What Oxfam is doing
Oxfam helps indigenous people, women, and other groups protect their natural resources and defend their rights, while also improving people’s safety in the face of disasters.
The indigenous people of South America have endured centuries of racism. They are routinely denied their basic rights to education and health care, clean water, and adequate nutrition. Centuries of colonialism, conflict, discrimination, and state neglect have left indigenous areas far behind in terms of income, literacy, and decent employment.
Oxfam America helps indigenous organizations train leaders and members to better represent the needs of their people at the local, regional, and national levels. Organizations use our grants to improve their communications and more effectively advocate for policies that will help their people. They also build alliances with other organizations with similar interests.
Protecting indigenous territories
The culture and identity of the indigenous people is closely linked to their territories. While Bolivia, Ecuador, and Peru all have laws protecting indigenous lands, indigenous organizations frequently lack the resources to gain legal title to their lands, and need training on ways to protect the environment and provide a decent living for their people.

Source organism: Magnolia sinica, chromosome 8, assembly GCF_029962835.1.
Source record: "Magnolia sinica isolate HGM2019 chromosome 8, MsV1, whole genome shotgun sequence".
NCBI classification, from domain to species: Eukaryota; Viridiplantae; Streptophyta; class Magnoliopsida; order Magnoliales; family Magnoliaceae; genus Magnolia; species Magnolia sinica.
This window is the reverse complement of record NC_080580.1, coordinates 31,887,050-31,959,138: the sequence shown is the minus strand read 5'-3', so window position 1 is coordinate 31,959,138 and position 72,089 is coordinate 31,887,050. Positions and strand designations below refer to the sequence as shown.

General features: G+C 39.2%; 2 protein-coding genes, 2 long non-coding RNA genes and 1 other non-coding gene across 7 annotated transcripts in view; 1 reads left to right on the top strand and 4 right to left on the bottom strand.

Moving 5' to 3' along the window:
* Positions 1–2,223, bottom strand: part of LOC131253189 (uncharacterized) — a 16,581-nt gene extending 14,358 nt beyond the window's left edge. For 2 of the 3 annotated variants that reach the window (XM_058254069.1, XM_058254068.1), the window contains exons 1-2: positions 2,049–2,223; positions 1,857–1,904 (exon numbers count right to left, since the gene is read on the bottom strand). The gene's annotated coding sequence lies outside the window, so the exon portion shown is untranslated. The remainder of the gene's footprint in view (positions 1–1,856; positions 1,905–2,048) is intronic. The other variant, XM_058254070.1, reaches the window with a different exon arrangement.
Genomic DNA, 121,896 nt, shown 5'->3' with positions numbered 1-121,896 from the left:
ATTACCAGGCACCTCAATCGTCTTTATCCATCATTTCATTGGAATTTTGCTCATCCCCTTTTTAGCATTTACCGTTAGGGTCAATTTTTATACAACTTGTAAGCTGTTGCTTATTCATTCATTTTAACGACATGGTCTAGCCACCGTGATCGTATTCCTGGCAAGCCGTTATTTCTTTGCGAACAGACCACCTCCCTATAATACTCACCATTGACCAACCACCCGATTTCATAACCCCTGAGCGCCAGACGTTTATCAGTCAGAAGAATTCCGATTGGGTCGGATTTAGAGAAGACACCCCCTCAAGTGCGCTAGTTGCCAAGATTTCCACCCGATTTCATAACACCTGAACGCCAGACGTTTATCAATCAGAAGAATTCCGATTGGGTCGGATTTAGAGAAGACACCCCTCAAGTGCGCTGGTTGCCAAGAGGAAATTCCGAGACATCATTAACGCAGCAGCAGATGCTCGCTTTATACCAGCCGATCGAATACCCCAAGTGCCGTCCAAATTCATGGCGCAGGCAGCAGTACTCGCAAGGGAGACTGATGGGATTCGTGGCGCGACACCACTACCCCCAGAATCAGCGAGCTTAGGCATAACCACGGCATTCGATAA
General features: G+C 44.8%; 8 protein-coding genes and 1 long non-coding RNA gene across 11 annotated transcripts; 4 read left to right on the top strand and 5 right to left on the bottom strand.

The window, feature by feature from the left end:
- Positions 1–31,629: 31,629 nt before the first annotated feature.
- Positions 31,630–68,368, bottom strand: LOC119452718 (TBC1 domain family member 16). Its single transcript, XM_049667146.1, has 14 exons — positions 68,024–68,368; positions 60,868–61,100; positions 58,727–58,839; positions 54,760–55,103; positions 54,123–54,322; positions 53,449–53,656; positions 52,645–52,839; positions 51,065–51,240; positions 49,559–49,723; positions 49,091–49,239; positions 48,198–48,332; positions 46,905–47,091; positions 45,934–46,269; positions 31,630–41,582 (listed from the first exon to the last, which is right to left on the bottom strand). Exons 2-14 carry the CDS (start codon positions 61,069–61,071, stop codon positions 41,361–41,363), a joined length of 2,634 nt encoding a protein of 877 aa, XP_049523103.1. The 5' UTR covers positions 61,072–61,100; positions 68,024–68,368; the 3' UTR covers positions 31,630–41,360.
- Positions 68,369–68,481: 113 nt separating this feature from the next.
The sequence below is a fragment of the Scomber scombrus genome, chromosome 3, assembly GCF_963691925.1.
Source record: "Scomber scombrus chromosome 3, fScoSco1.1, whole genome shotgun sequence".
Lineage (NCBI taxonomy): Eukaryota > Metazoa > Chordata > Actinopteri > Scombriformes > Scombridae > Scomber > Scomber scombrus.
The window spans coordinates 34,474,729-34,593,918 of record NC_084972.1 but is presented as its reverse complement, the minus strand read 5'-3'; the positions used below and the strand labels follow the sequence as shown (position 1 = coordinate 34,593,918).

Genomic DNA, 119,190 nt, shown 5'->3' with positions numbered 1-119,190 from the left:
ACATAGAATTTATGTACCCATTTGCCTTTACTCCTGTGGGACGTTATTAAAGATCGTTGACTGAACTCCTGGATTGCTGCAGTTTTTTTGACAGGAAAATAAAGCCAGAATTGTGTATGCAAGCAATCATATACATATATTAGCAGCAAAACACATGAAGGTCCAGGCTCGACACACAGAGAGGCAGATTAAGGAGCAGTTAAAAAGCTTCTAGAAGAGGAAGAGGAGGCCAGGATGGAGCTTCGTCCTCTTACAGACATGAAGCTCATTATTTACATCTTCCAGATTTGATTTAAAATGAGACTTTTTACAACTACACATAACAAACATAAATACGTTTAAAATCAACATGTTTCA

Oxfam America has helped indigenous organizations document and gain legal title to lands in the eastern forests of Bolivia's Monte Verde region, where the Chiquitano people are mapping their lands and filing the required legal documents to gain legal title. Oxfam America has helped the Chiquitano people fund the legal work in this project, as well as in providing specialized training to help them protect and manage the forest resources in their lands.
Indigenous communities also face incursions by oil, gas, and mining companies seeking to exploit the government-owned resources under their lands. Oxfam helps organizations and communities understand and exercise their right to be consulted under international law. Oxfam also funds training programs that teach villagers how to monitor the effects of oil pipelines and ensure pollution is controlled.
Improving emergency response
Natural disasters and local conflicts impose the greatest burden on poor people, who are the most vulnerable and the least prepared. In South America, people are particularly at risk from earthquakes and the unpredictable coastal rains and highland droughts related to the El Niño weather pattern.
In 2003, the South America regional office established the Risk Management and Humanitarian Response program in order to reduce the vulnerability of those threatened by natural disasters. This component of Oxfam's program:
- Offers humanitarian aid to reduce suffering when local and national organizations are unable to meet the needs generated by a disaster.
- Helps organizations recognize and anticipate risks in their on-going development work.